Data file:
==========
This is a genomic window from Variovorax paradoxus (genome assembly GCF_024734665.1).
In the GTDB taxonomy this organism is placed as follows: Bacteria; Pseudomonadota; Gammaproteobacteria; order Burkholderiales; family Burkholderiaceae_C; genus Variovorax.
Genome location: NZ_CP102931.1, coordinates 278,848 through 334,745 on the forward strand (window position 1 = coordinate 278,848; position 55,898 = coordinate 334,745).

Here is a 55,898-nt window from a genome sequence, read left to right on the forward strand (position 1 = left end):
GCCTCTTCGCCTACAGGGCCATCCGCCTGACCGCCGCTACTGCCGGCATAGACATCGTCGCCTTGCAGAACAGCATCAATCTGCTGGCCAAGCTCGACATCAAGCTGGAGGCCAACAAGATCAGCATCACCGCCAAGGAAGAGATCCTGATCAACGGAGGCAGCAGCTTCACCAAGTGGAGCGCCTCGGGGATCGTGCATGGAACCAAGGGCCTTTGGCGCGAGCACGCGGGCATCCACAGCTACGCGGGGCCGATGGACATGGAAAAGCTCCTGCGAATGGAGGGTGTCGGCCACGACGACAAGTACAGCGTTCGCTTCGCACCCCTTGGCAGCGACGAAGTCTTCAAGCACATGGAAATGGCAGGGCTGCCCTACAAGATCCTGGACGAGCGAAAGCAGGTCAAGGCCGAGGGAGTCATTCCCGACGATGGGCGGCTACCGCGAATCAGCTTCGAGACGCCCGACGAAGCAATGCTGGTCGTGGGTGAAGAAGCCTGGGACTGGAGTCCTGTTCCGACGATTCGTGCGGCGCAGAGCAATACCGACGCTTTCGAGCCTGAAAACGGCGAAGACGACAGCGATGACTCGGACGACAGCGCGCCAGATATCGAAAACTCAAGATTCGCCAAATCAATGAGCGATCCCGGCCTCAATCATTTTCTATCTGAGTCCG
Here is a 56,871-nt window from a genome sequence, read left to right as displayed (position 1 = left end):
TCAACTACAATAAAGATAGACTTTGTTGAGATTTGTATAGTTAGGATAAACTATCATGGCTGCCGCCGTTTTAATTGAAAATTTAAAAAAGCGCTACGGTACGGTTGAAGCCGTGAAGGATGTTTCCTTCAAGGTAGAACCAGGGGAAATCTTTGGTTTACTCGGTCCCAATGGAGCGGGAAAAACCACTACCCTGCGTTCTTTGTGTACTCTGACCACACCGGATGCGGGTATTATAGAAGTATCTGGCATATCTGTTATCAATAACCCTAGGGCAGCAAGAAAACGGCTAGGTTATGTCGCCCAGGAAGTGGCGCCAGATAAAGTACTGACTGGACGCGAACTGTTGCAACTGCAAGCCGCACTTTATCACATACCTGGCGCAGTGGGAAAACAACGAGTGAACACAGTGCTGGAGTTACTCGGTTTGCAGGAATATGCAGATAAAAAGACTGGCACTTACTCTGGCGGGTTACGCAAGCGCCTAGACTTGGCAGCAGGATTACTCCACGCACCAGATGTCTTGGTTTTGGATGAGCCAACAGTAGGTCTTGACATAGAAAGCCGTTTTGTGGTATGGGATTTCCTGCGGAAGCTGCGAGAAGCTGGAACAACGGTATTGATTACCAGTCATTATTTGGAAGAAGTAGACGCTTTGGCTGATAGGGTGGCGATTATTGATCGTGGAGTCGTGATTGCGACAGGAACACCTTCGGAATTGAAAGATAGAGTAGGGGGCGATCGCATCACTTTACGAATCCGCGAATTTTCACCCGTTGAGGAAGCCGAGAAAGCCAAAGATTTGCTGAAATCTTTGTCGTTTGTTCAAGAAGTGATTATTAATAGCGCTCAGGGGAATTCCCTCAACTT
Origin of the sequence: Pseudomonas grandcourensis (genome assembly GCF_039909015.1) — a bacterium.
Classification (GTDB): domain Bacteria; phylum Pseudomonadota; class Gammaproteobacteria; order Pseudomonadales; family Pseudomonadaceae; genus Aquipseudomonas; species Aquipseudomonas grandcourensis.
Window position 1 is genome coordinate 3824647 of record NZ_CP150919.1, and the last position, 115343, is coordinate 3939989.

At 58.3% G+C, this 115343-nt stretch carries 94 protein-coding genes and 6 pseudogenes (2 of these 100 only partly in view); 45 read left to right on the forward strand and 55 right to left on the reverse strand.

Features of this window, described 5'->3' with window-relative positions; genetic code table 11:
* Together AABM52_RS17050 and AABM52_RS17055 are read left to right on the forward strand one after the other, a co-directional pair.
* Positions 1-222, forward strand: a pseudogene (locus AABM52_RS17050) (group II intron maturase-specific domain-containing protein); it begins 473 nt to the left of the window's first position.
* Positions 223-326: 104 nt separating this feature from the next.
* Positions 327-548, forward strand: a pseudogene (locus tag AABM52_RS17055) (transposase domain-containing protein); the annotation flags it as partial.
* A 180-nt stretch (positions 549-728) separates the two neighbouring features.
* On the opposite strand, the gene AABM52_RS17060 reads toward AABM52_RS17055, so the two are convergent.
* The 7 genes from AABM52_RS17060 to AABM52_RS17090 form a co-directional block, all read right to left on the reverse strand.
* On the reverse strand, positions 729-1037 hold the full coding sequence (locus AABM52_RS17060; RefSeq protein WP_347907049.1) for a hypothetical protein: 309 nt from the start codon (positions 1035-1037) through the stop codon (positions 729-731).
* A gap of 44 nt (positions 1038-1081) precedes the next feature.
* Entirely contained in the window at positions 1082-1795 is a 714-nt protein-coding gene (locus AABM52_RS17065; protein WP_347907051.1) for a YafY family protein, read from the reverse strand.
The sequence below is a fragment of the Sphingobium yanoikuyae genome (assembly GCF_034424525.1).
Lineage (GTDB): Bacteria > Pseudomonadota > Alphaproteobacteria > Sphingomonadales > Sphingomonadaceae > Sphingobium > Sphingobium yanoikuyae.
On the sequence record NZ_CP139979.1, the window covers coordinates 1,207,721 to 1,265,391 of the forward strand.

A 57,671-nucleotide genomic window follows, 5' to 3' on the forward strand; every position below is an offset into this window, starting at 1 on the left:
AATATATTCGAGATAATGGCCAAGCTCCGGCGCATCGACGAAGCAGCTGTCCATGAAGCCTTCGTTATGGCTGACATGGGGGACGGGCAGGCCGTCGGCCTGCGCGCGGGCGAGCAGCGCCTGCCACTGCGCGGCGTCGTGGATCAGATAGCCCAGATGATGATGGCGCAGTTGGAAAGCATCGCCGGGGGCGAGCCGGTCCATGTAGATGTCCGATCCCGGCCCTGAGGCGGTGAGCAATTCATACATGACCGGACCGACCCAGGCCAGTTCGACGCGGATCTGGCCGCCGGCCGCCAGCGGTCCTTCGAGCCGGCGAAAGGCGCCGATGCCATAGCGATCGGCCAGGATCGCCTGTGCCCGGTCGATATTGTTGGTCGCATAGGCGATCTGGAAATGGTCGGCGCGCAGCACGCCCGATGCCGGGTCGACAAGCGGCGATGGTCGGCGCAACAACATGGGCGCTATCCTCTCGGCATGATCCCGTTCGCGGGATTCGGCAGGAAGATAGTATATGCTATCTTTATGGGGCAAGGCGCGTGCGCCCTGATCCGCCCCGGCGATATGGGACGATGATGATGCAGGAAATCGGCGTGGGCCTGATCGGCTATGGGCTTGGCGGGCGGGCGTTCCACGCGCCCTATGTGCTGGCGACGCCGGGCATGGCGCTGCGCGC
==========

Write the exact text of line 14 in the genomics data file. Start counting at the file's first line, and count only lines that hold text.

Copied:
* Positions 1-222, forward strand: a pseudogene (locus AABM52_RS17050) (group II intron maturase-specific domain-containing protein); it begins 473 nt to the left of the window's first position.